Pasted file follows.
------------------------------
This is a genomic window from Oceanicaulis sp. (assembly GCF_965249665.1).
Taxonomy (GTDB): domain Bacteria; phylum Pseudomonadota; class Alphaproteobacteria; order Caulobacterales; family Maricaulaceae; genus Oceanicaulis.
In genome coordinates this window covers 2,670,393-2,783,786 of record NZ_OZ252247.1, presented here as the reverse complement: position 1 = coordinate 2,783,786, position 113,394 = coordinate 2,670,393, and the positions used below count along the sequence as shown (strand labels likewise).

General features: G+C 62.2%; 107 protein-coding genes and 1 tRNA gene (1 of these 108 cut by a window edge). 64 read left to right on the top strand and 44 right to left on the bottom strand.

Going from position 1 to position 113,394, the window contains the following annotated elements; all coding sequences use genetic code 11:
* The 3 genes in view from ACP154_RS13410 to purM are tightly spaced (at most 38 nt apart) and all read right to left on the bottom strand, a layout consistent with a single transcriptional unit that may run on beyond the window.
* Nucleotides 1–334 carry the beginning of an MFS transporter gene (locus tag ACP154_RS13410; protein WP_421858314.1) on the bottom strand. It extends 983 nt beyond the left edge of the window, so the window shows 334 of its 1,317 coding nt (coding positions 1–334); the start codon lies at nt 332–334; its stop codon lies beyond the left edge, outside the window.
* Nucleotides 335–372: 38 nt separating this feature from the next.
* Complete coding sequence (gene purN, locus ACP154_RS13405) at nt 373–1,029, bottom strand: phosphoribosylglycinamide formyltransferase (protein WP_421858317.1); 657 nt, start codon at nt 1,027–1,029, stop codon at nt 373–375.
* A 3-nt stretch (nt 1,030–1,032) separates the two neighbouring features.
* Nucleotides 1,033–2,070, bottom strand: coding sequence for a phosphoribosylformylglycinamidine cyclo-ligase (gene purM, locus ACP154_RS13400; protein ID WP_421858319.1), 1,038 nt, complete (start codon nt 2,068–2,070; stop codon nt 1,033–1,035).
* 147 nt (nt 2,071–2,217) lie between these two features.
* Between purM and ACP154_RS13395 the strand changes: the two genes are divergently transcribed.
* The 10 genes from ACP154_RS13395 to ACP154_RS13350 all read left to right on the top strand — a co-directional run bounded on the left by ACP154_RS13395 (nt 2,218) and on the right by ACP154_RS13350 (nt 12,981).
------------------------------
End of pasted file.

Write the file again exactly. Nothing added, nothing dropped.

This is a genomic window from Oceanicaulis sp. (assembly GCF_965249665.1).
Taxonomy (GTDB): domain Bacteria; phylum Pseudomonadota; class Alphaproteobacteria; order Caulobacterales; family Maricaulaceae; genus Oceanicaulis.
In genome coordinates this window covers 2,670,393-2,783,786 of record NZ_OZ252247.1, presented here as the reverse complement: position 1 = coordinate 2,783,786, position 113,394 = coordinate 2,670,393, and the positions used below count along the sequence as shown (strand labels likewise).

General features: G+C 62.2%; 107 protein-coding genes and 1 tRNA gene (1 of these 108 cut by a window edge). 64 read left to right on the top strand and 44 right to left on the bottom strand.

Going from position 1 to position 113,394, the window contains the following annotated elements; all coding sequences use genetic code 11:
* The 3 genes in view from ACP154_RS13410 to purM are tightly spaced (at most 38 nt apart) and all read right to left on the bottom strand, a layout consistent with a single transcriptional unit that may run on beyond the window.
* Nucleotides 1–334 carry the beginning of an MFS transporter gene (locus tag ACP154_RS13410; protein WP_421858314.1) on the bottom strand. It extends 983 nt beyond the left edge of the window, so the window shows 334 of its 1,317 coding nt (coding positions 1–334); the start codon lies at nt 332–334; its stop codon lies beyond the left edge, outside the window.
* Nucleotides 335–372: 38 nt separating this feature from the next.
* Complete coding sequence (gene purN, locus ACP154_RS13405) at nt 373–1,029, bottom strand: phosphoribosylglycinamide formyltransferase (protein WP_421858317.1); 657 nt, start codon at nt 1,027–1,029, stop codon at nt 373–375.
* A 3-nt stretch (nt 1,030–1,032) separates the two neighbouring features.
* Nucleotides 1,033–2,070, bottom strand: coding sequence for a phosphoribosylformylglycinamidine cyclo-ligase (gene purM, locus ACP154_RS13400; protein ID WP_421858319.1), 1,038 nt, complete (start codon nt 2,068–2,070; stop codon nt 1,033–1,035).
* 147 nt (nt 2,071–2,217) lie between these two features.
* Between purM and ACP154_RS13395 the strand changes: the two genes are divergently transcribed.
* The 10 genes from ACP154_RS13395 to ACP154_RS13350 all read left to right on the top strand — a co-directional run bounded on the left by ACP154_RS13395 (nt 2,218) and on the right by ACP154_RS13350 (nt 12,981).